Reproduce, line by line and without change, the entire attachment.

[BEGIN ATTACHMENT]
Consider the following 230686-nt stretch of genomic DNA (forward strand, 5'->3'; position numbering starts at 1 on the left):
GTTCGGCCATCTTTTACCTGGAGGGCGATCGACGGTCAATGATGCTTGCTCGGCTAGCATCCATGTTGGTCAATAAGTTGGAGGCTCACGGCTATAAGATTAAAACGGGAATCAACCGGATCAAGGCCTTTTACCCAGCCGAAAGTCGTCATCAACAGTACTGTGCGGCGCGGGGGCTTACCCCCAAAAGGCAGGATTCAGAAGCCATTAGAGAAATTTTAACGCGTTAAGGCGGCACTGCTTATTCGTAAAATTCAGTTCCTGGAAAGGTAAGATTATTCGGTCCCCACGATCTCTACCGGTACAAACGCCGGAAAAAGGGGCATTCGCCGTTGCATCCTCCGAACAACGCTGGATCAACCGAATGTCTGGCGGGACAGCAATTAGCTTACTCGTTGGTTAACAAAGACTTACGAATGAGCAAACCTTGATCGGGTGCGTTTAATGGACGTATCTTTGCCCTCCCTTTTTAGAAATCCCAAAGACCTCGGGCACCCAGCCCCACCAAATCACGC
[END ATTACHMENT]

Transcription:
Consider the following 230686-nt stretch of genomic DNA (forward strand, 5'->3'; position numbering starts at 1 on the left):
GTTCGGCCATCTTTTACCTGGAGGGCGATCGACGGTCAATGATGCTTGCTCGGCTAGCATCCATGTTGGTCAATAAGTTGGAGGCTCACGGCTATAAGATTAAAACGGGAATCAACCGGATCAAGGCCTTTTACCCAGCCGAAAGTCGTCATCAACAGTACTGTGCGGCGCGGGGGCTTACCCCCAAAAGGCAGGATTCAGAAGCCATTAGAGAAATTTTAACGCGTTAAGGCGGCACTGCTTATTCGTAAAATTCAGTTCCTGGAAAGGTAAGATTATTCGGTCCCCACGATCTCTACCGGTACAAACGCCGGAAAAAGGGGCATTCGCCGTTGCATCCTCCGAACAACGCTGGATCAACCGAATGTCTGGCGGGACAGCAATTAGCTTACTCGTTGGTTAACAAAGACTTACGAATGAGCAAACCTTGATCGGGTGCGTTTAATGGACGTATCTTTGCCCTCCCTTTTTAGAAATCCCAAAGACCTCGGGCACCCAGCCCCACCAAATCACGC